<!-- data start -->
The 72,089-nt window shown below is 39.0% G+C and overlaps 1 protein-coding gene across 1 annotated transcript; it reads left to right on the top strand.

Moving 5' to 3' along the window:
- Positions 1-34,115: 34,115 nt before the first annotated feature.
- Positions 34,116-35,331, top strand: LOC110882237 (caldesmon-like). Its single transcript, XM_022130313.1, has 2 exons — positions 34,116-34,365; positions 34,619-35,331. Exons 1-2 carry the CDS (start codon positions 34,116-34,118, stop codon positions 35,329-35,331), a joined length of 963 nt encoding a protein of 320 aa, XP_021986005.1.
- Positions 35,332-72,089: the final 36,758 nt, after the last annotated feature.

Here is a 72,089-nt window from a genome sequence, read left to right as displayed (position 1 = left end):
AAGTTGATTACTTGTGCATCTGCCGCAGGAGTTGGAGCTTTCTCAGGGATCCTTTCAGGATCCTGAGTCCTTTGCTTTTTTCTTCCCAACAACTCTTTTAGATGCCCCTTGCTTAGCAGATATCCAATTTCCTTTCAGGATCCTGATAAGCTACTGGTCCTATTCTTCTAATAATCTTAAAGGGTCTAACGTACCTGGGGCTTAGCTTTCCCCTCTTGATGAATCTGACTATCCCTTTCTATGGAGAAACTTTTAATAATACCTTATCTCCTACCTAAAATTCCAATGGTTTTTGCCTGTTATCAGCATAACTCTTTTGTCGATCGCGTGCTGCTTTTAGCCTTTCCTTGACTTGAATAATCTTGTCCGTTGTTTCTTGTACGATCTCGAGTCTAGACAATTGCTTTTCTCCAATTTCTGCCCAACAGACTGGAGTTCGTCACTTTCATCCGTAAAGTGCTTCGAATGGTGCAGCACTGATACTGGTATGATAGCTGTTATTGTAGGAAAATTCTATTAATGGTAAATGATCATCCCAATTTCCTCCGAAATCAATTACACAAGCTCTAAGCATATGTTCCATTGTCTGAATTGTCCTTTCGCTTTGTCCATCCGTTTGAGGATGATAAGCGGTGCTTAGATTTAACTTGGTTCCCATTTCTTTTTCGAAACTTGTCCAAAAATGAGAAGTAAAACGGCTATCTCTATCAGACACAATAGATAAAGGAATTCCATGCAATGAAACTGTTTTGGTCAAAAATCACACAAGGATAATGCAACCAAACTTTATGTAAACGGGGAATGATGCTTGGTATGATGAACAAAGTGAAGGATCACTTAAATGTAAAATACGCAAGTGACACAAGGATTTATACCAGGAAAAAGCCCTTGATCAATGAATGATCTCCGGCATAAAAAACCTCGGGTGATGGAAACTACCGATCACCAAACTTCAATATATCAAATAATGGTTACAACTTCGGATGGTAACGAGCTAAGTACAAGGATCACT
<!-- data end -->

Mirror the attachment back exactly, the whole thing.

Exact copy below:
The 72,089-nt window shown below is 39.0% G+C and overlaps 1 protein-coding gene across 1 annotated transcript; it reads left to right on the top strand.

Moving 5' to 3' along the window:
- Positions 1-34,115: 34,115 nt before the first annotated feature.
- Positions 34,116-35,331, top strand: LOC110882237 (caldesmon-like). Its single transcript, XM_022130313.1, has 2 exons — positions 34,116-34,365; positions 34,619-35,331. Exons 1-2 carry the CDS (start codon positions 34,116-34,118, stop codon positions 35,329-35,331), a joined length of 963 nt encoding a protein of 320 aa, XP_021986005.1.
- Positions 35,332-72,089: the final 36,758 nt, after the last annotated feature.

Here is a 72,089-nt window from a genome sequence, read left to right as displayed (position 1 = left end):
AAGTTGATTACTTGTGCATCTGCCGCAGGAGTTGGAGCTTTCTCAGGGATCCTTTCAGGATCCTGAGTCCTTTGCTTTTTTCTTCCCAACAACTCTTTTAGATGCCCCTTGCTTAGCAGATATCCAATTTCCTTTCAGGATCCTGATAAGCTACTGGTCCTATTCTTCTAATAATCTTAAAGGGTCTAACGTACCTGGGGCTTAGCTTTCCCCTCTTGATGAATCTGACTATCCCTTTCTATGGAGAAACTTTTAATAATACCTTATCTCCTACCTAAAATTCCAATGGTTTTTGCCTGTTATCAGCATAACTCTTTTGTCGATCGCGTGCTGCTTTTAGCCTTTCCTTGACTTGAATAATCTTGTCCGTTGTTTCTTGTACGATCTCGAGTCTAGACAATTGCTTTTCTCCAATTTCTGCCCAACAGACTGGAGTTCGTCACTTTCATCCGTAAAGTGCTTCGAATGGTGCAGCACTGATACTGGTATGATAGCTGTTATTGTAGGAAAATTCTATTAATGGTAAATGATCATCCCAATTTCCTCCGAAATCAATTACACAAGCTCTAAGCATATGTTCCATTGTCTGAATTGTCCTTTCGCTTTGTCCATCCGTTTGAGGATGATAAGCGGTGCTTAGATTTAACTTGGTTCCCATTTCTTTTTCGAAACTTGTCCAAAAATGAGAAGTAAAACGGCTATCTCTATCAGACACAATAGATAAAGGAATTCCATGCAATGAAACTGTTTTGGTCAAAAATCACACAAGGATAATGCAACCAAACTTTATGTAAACGGGGAATGATGCTTGGTATGATGAACAAAGTGAAGGATCACTTAAATGTAAAATACGCAAGTGACACAAGGATTTATACCAGGAAAAAGCCCTTGATCAATGAATGATCTCCGGCATAAAAAACCTCGGGTGATGGAAACTACCGATCACCAAACTTCAATATATCAAATAATGGTTACAACTTCGGATGGTAACGAGCTAAGTACAAGGATCACT